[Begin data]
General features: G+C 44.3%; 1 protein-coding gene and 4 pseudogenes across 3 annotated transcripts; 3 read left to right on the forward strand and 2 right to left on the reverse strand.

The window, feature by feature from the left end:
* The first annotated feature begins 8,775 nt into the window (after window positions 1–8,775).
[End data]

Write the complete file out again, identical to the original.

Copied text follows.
General features: G+C 44.3%; 1 protein-coding gene and 4 pseudogenes across 3 annotated transcripts; 3 read left to right on the forward strand and 2 right to left on the reverse strand.

The window, feature by feature from the left end:
* The first annotated feature begins 8,775 nt into the window (after window positions 1–8,775).